Interviewed by Mary Jo
Marry in Scarlet, the long awaited final book in Anne Gracie's Marriage of Convenience Series, has arrived, and it's great. As Publishers Weekly says in its review, "George is an admirable heroine and the chemistry between her and Hart is magnetic."
Lady Georgiana, the wild child niece of the Rutherford clan, has come to value the family she didn't know she had, but she still prefers to be called George and likes her giant wolfhound, Finn, and her magnificent stallion Sultan more than most humans. She also has no desire to lose her independence by marrying, but the social pressure is building
Anne, you've included clever and appropriate quotes from Jane Austen as chapter headers (how do you find such perfect snippets?), and as I read Marry in Scarlet for the second time, I realized that it could easily be named Pride and Prejudice. What do you think?
AG: It hadn't occurred to me, but you're right; like Jane Austen's classic, both pride and prejudice play their role in the hero and heroine's attitudes. He doesn't trust women, she doesn't trust men. And they both have their fair share of stubborn pride.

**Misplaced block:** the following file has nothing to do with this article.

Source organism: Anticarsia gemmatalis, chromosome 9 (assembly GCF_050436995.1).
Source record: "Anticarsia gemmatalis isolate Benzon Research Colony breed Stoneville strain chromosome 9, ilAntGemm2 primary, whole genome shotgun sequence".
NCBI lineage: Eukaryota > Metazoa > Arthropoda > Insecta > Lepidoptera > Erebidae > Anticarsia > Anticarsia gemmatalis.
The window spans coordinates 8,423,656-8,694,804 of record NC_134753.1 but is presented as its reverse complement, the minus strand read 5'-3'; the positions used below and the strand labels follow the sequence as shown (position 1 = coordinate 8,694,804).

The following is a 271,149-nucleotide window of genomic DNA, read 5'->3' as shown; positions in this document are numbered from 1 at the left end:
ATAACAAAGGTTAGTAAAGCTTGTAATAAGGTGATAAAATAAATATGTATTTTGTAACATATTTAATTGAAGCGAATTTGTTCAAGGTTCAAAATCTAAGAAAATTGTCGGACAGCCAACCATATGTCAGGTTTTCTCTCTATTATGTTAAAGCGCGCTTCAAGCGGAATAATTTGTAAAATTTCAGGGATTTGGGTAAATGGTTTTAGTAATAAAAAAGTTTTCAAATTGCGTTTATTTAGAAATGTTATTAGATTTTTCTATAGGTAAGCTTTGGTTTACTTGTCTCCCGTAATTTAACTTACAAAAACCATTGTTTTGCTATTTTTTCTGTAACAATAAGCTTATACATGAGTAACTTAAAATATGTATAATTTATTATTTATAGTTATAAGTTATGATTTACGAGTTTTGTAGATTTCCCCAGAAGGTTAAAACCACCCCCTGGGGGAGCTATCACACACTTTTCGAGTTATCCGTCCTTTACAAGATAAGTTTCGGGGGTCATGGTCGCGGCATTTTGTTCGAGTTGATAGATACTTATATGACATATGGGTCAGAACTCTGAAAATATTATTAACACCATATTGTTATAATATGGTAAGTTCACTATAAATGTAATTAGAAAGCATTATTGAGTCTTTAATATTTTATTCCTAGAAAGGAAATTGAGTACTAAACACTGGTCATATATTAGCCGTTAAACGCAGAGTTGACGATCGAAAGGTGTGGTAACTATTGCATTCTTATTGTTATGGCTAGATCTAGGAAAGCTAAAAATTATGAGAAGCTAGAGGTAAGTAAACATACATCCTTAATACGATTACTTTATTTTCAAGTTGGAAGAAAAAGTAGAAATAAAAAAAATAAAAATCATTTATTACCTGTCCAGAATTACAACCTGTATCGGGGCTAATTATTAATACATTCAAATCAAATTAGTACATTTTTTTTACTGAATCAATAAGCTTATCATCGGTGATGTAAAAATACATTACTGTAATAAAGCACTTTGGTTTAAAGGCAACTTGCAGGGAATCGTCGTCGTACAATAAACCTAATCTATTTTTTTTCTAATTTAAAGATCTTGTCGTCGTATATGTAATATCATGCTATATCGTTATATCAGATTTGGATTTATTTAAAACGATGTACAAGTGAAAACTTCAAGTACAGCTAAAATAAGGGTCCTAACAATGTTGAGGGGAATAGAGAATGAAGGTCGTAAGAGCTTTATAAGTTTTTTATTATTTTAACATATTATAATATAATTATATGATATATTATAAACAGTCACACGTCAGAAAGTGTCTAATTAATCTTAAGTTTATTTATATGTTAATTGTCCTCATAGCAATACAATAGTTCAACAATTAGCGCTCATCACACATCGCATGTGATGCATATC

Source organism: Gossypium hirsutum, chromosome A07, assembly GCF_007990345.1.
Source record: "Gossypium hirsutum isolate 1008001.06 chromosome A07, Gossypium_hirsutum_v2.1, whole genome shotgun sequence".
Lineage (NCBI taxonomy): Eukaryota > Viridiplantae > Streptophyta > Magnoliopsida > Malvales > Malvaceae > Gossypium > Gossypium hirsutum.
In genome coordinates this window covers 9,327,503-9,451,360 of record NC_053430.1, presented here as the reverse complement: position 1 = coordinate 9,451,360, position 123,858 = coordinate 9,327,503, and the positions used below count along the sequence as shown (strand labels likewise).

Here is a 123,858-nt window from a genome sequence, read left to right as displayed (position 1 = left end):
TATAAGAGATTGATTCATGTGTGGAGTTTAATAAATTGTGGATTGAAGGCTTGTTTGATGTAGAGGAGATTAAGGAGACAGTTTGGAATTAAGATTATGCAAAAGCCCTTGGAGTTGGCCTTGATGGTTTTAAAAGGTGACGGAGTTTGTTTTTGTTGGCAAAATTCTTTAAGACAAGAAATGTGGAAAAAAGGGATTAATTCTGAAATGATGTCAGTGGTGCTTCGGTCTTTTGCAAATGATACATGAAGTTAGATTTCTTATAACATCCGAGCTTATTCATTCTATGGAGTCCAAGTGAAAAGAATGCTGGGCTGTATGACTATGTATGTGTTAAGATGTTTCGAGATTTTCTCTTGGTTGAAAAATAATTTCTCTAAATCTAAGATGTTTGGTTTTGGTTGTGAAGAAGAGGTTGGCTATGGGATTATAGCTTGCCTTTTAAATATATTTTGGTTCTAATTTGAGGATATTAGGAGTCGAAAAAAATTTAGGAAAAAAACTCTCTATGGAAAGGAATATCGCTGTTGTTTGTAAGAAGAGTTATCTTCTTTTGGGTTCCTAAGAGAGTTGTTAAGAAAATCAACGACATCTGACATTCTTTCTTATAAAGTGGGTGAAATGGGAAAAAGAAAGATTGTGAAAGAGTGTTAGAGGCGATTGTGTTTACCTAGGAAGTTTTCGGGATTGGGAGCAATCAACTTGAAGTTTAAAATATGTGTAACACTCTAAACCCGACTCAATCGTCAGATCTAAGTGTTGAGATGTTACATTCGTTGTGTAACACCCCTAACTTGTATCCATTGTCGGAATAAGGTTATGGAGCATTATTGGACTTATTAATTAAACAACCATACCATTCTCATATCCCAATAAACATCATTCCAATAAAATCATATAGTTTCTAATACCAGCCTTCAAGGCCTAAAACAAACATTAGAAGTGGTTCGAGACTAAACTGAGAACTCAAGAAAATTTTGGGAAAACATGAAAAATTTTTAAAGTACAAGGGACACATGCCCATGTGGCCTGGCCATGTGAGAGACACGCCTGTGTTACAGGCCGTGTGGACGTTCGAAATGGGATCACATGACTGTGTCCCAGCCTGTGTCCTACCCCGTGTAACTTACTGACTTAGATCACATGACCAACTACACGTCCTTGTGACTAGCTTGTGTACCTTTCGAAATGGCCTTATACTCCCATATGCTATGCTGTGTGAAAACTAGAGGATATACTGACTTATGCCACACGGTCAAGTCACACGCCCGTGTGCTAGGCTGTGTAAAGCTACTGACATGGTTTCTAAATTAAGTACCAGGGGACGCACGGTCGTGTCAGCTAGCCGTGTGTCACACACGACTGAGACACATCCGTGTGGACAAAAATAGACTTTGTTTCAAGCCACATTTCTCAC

Not that the plot is in any way similar. Unlike Austen's heroines, Lady George has no need to marry — she will come into a handsome fortune when she turns twenty-five, so the only pressure on her to marry comes from society — and her elderly, interfering great-aunt.
As for the Austen snippets at the start of each chapter, over the years I've made a collection — pages and pages of possible quotes sorted under headings. I also have all of Austen's novels and a collection of her letters on .pdf, and so I can search them easily using keywords. It's quite a lot of fun, finding a snippet to go with the events of each chapter.